The recent history of the UUA journey toward becoming an anti-racist, anti-oppressive, multicultural movement. The Arc of the Universe is Long covers the fourteen years that begin with the passage of the racial and cultural diversity resolution at Calgary, in Canada, in 1992 and traces developments through General Assembly 2006. Using interviews and written records, the authors bring to life the voices and stories that represent many perspectives, all addressing issues of race and ethnicity in our congregations and our association.
For the free online study guide by Leslie Takahashi Morris click here.
Foreword, William Sinkford
About the Authors
Notes on Language and Sources
The Past That Did Not Pass
Unitarian Universalists in the Civil Rights Era
Urban Ministry and an Anti-Racism Audit
Re-examining Issues of Race
Racial and Ethnic New Congregation
Reclaiming an Identity
Building an Infrastructure for Interracial Dialogue
A Resolution at Calgary
Congregations, a Congress, a Curriculum Lost
Contradictions and Complications at General Assembly
Organizing for an Anti-Racist Future
Revelation and Resistance
Toward an Anti-Racist Unitarian Universalist Association
Strategies for Training
Stakeholders and Identity Groups
"Why Anti-Racism Will Fail"
Time of Paradox
Leadership at the Unitarian Universalist Ministers Association
Transforming the Transformation Committee
Laboratories for Change
Race, Theology and Reconciliation
New President, New Direction
Building the New House
The Search for Common Ground
Transformation Committee Responds
New Resources, New Tensions
Seeds for a New Era
Race and General Assembly 2004-05
Theological Schools Engaged
In the Congregations
Youth Step Ahead
More Ideas About Identity
A New Commitment at General Assembly 2006
Messages for the Future
Identity. This journey has been one about identity and identities, the multiple ones that shape us as Unitarian Universalists and the various truths we hold each to ourselves. Our search for identity as a religious people-as individuals, as groups with shared characteristics, as congregations, and as an Association-seems also caught up in our identity searches around issues of race. Our identities as Unitarian Universalists, as liberal religionists, as justice-seeking people, are all intertwined here.
Faith. As an Association, we are a religious body and, as such, this has been a journey of faith-faith in the sense that process theologian Henry Nelson Wieman defines it, faith as an act and a series of actions. It has also been about faith in the sense that the efforts to address racism within our Association have caused deep conversations about the nature of our faith, not only what is fitting for us to do together but also what we believe together and what vision we share for our collective future.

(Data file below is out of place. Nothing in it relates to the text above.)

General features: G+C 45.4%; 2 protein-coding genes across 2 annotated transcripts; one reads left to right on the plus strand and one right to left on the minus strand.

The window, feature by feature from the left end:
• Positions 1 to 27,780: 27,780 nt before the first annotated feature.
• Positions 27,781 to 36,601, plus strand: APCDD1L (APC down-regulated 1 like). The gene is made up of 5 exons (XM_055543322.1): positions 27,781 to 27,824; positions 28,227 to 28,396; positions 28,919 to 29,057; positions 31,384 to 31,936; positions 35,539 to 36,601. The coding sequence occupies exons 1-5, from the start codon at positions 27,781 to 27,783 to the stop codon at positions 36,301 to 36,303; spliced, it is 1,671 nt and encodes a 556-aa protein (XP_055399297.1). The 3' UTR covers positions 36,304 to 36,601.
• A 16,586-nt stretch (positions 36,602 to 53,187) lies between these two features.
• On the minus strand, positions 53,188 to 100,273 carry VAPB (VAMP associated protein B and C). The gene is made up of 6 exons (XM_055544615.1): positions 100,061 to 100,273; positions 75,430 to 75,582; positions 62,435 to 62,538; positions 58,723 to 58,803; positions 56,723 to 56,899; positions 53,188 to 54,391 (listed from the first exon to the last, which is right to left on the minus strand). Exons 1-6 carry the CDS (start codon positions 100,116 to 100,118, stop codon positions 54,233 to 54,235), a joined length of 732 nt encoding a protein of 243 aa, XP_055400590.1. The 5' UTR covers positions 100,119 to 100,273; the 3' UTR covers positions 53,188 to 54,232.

Relationship. How we are in covenant and how we are in conflict are vital threads of the collective story you are about to read. A series of relationships sets the parameters of these narratives: relationships between the majority culture in our Association and those historically marginalized; between blacks and whites, much marked by residual emotions from the controversies of previous decades; within multicultural complexities as other races and ethnicities entered the dialogue; between the rights of individuals and the dream of a collective that is more representative of the communities we serve and better embodies our deepest values; between action and reaction; between time and money; between congregations and the Association staff; and on and on.
"Takahashi-Morris, Spencer and Roush have written an essential book, a brave and compelling account of the history that we must ponder and understand as we continue our work for racial justice, healing, and reconciliation. They invite us to acknowledge the multiple perspectives shaping our complex struggles over racial justice and enable us to understand the different views of how to best work to end racism and build justice. This is a very human story of how we live together, and try to find together our best selves, selves that are accountable for exploitation and denial, selves that work together for the flourishing of all.
"Arc of the Universe is truly a gift to us all, a labor of integrity and love."
—Sharon Welch, provost, Meadville Lombard Theological School
"If you want to understand what transpired in the UUA at the turn of the century there is only one place to start: The Arc of the Universe Is Long: Unitarian Universalists, Anti-Racism, and the Journey from Calgary. It is a comprehensive exploration of a transformation. Beyond honestly capturing the diversity of opinions of that era it offers moving testimonials and powerful stories. Gathering and organizing this important material must have been a herculean task and for that we own the authors our thanks. This fair and even-handed presentation of the UUA's response to the 1992 General Assembly resolution is an invaluable as a resource and yet it is presented in a readable, interesting way that is touched with religious sensibility. They tell a tale of transformation that is as encouraging as it was difficult; it is an invitation to continue beckoning us forward.
—Mark Morrison-Reed, author, In Between: Memoir of an Integration Baby and Black Pioneers in a White Denomination